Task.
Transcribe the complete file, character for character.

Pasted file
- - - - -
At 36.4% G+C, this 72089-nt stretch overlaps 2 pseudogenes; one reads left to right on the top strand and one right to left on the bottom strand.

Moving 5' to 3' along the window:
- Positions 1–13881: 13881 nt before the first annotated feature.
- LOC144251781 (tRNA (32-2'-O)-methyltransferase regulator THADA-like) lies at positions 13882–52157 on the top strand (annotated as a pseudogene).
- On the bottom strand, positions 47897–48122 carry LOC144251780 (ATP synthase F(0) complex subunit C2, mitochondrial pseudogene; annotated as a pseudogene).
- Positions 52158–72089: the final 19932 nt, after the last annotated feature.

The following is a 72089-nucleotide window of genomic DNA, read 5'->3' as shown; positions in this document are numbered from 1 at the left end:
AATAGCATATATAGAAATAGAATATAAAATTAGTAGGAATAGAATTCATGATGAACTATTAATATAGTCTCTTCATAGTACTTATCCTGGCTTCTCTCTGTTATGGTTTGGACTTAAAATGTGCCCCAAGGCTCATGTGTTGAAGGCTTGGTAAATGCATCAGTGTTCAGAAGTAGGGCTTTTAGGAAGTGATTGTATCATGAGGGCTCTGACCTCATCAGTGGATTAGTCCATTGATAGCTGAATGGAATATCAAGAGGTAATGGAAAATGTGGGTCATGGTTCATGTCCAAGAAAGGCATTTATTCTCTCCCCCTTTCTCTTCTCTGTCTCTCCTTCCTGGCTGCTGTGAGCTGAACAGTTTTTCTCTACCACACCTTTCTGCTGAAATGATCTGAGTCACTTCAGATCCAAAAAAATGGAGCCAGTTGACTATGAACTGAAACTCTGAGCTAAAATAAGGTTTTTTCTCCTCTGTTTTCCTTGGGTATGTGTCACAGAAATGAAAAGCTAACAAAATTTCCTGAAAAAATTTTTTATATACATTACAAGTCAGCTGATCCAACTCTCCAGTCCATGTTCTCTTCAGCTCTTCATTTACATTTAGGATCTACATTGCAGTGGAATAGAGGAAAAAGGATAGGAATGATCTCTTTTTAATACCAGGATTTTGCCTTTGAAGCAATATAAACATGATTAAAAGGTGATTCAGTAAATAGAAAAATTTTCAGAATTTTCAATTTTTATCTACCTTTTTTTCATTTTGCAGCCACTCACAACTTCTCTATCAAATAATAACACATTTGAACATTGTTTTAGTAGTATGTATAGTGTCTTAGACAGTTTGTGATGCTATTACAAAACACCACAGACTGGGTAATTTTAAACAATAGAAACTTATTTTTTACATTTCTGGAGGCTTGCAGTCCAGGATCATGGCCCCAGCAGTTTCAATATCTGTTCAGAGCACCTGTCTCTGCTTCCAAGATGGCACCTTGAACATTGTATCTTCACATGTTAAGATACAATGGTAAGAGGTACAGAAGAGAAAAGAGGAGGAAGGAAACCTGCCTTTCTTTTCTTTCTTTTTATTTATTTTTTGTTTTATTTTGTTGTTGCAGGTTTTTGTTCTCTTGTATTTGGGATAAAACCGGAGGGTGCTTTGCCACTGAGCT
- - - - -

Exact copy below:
At 36.4% G+C, this 72089-nt stretch overlaps 2 pseudogenes; one reads left to right on the top strand and one right to left on the bottom strand.

Moving 5' to 3' along the window:
- Positions 1–13881: 13881 nt before the first annotated feature.
- LOC144251781 (tRNA (32-2'-O)-methyltransferase regulator THADA-like) lies at positions 13882–52157 on the top strand (annotated as a pseudogene).
- On the bottom strand, positions 47897–48122 carry LOC144251780 (ATP synthase F(0) complex subunit C2, mitochondrial pseudogene; annotated as a pseudogene).
- Positions 52158–72089: the final 19932 nt, after the last annotated feature.

The following is a 72089-nucleotide window of genomic DNA, read 5'->3' as shown; positions in this document are numbered from 1 at the left end:
AATAGCATATATAGAAATAGAATATAAAATTAGTAGGAATAGAATTCATGATGAACTATTAATATAGTCTCTTCATAGTACTTATCCTGGCTTCTCTCTGTTATGGTTTGGACTTAAAATGTGCCCCAAGGCTCATGTGTTGAAGGCTTGGTAAATGCATCAGTGTTCAGAAGTAGGGCTTTTAGGAAGTGATTGTATCATGAGGGCTCTGACCTCATCAGTGGATTAGTCCATTGATAGCTGAATGGAATATCAAGAGGTAATGGAAAATGTGGGTCATGGTTCATGTCCAAGAAAGGCATTTATTCTCTCCCCCTTTCTCTTCTCTGTCTCTCCTTCCTGGCTGCTGTGAGCTGAACAGTTTTTCTCTACCACACCTTTCTGCTGAAATGATCTGAGTCACTTCAGATCCAAAAAAATGGAGCCAGTTGACTATGAACTGAAACTCTGAGCTAAAATAAGGTTTTTTCTCCTCTGTTTTCCTTGGGTATGTGTCACAGAAATGAAAAGCTAACAAAATTTCCTGAAAAAATTTTTTATATACATTACAAGTCAGCTGATCCAACTCTCCAGTCCATGTTCTCTTCAGCTCTTCATTTACATTTAGGATCTACATTGCAGTGGAATAGAGGAAAAAGGATAGGAATGATCTCTTTTTAATACCAGGATTTTGCCTTTGAAGCAATATAAACATGATTAAAAGGTGATTCAGTAAATAGAAAAATTTTCAGAATTTTCAATTTTTATCTACCTTTTTTTCATTTTGCAGCCACTCACAACTTCTCTATCAAATAATAACACATTTGAACATTGTTTTAGTAGTATGTATAGTGTCTTAGACAGTTTGTGATGCTATTACAAAACACCACAGACTGGGTAATTTTAAACAATAGAAACTTATTTTTTACATTTCTGGAGGCTTGCAGTCCAGGATCATGGCCCCAGCAGTTTCAATATCTGTTCAGAGCACCTGTCTCTGCTTCCAAGATGGCACCTTGAACATTGTATCTTCACATGTTAAGATACAATGGTAAGAGGTACAGAAGAGAAAAGAGGAGGAAGGAAACCTGCCTTTCTTTTCTTTCTTTTTATTTATTTTTTGTTTTATTTTGTTGTTGCAGGTTTTTGTTCTCTTGTATTTGGGATAAAACCGGAGGGTGCTTTGCCACTGAGCT